I think I mentioned in an earlier post that I was running of motivation. Normally, this is a problem for good habits but I was able to build them within the window where I needed to stay motivated. Now, I don’t even need to think about it anymore and I will still go to the gym and eat less.
I think some of that success comes from how I frame these challenges to myself. For me, creating an impossible challenge where I see incremental progress regularly is motivating. I think it comforts me that there the work I’m putting in will be towards something that isn’t going anywhere. In a way, that progress is saved and is more significant since it’s attacking something big. I can see this especially in budgeting. Wanting to spend $400 a month is something that I know is a big stretch, and in a way, I know I’m not going to reach that goal immediately. This allows me to work on it incrementally. In writing this, I’ve come to realize that the progress is not the completion but the improvement over time. I know this way of thinking must sound insane to some people. How do you frame your problems?
In falling back on things I’ve done before, I fell back on an old recipe I picked up. Teriyaki Chicken. All it involves is marinating the chicken the night before and frying it up when you want to eat it. I added my favorite, roasted brussell sprouts, and ate it with rice.
With only a week to go, I actually have the chance to make my goal! I’m currently at $365.51 of writing this post. I have a little less than $40 dollars to spend over the next week if I’m going to make it. I think that a big part of this spending dip is the conscious effort to eat less in addition to spending less. Eating more would provoke more spending so changing the source of the spending has been productive for me.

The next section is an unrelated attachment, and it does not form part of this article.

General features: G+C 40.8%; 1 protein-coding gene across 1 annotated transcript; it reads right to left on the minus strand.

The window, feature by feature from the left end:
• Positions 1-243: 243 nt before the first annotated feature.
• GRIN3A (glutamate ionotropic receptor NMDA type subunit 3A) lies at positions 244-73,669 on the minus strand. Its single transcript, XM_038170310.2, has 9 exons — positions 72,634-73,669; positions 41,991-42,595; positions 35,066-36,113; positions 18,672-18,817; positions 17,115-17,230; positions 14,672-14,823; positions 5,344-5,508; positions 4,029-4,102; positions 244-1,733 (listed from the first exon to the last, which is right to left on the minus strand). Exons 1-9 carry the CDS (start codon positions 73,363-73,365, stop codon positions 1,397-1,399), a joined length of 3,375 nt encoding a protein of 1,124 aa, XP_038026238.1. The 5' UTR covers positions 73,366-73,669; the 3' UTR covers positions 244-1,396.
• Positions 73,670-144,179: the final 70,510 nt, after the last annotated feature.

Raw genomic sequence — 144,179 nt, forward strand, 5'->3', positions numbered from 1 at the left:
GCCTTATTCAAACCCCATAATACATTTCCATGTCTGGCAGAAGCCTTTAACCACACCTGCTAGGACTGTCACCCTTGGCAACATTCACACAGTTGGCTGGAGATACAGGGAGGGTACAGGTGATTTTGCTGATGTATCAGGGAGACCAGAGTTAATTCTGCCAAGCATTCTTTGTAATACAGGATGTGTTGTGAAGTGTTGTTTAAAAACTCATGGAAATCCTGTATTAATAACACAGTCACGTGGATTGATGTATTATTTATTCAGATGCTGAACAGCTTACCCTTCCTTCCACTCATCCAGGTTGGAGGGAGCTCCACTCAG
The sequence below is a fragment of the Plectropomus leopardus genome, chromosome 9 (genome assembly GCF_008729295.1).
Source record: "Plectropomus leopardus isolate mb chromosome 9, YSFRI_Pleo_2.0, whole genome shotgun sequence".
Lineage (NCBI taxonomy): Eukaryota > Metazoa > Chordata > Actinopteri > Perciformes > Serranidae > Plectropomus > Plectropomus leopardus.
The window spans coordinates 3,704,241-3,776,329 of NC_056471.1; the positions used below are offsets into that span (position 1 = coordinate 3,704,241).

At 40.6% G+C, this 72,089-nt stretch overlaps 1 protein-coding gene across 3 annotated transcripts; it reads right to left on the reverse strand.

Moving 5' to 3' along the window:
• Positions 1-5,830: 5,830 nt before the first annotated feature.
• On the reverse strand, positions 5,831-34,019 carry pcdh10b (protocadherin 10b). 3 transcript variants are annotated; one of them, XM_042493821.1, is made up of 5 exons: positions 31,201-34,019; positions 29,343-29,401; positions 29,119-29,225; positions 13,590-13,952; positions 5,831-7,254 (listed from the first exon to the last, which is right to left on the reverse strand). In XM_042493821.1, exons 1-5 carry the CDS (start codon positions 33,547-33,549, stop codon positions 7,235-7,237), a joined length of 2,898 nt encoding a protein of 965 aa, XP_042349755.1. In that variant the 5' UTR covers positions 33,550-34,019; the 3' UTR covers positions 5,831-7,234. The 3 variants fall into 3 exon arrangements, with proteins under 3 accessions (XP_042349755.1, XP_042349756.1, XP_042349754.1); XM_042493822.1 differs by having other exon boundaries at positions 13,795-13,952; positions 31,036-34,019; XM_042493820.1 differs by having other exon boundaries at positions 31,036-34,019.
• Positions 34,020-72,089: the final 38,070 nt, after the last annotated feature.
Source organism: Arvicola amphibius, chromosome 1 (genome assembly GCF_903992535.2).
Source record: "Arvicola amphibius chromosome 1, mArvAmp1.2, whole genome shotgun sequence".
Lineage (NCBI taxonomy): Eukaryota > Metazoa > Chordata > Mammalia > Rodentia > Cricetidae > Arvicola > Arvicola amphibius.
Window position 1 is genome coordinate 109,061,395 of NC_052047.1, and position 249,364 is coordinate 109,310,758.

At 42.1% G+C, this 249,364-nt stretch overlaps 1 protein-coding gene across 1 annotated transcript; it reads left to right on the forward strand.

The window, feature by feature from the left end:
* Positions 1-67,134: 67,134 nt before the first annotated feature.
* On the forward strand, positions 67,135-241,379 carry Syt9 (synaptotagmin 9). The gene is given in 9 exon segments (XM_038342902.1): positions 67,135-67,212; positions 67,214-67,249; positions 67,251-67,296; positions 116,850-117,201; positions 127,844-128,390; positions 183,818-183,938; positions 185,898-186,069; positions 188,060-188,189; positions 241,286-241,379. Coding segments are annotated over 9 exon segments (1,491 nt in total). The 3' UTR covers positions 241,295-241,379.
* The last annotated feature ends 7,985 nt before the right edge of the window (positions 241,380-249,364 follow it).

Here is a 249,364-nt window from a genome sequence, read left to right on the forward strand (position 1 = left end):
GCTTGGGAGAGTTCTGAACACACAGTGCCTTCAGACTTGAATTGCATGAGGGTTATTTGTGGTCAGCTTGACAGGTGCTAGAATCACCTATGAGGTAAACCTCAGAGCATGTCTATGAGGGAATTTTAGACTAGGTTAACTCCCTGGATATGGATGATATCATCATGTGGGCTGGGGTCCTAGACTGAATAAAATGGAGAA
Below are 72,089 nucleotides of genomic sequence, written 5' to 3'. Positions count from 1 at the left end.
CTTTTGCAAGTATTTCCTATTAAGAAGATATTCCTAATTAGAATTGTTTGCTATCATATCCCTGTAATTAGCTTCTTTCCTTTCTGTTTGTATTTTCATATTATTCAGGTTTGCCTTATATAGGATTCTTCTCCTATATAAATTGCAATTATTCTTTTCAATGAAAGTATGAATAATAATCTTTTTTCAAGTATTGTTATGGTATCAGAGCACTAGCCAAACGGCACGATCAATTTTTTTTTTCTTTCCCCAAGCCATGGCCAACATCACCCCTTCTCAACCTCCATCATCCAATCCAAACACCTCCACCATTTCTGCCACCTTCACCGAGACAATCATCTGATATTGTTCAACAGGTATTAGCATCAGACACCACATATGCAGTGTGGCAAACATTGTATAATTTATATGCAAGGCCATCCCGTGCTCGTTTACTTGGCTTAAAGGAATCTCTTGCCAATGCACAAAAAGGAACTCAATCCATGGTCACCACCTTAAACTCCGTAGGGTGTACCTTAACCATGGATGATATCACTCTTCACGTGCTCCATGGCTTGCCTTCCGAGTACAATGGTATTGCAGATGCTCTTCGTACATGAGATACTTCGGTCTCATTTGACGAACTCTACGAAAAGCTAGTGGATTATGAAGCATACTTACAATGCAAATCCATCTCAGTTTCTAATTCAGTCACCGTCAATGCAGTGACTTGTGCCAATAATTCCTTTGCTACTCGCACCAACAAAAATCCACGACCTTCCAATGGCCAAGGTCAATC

I’ve made great progress this past week. I averaged under 175 pounds the whole week and I’m oscillating much less than I when I started all of this. As I mentioned before, I’m really not doing anything different. To me, it’s just a confirmation that good habits over time lead to healthier lifestyles.
I was able to get back into Muay Thai last week. Monday was actually a pivotal session for me because I had left the gym very angry the last time I was there. Long story short, we were sparring and I got socked in the face by someone who was better than me. This basically happened because I suck and I also don’t really know the rules of sparring. But I was angry anyways (Hiro’s reaction was, “well what did you expect?” lol). Long story short, going back in and having a good time again was important for me in realizing that that experience wasn’t indicative of the entire experience.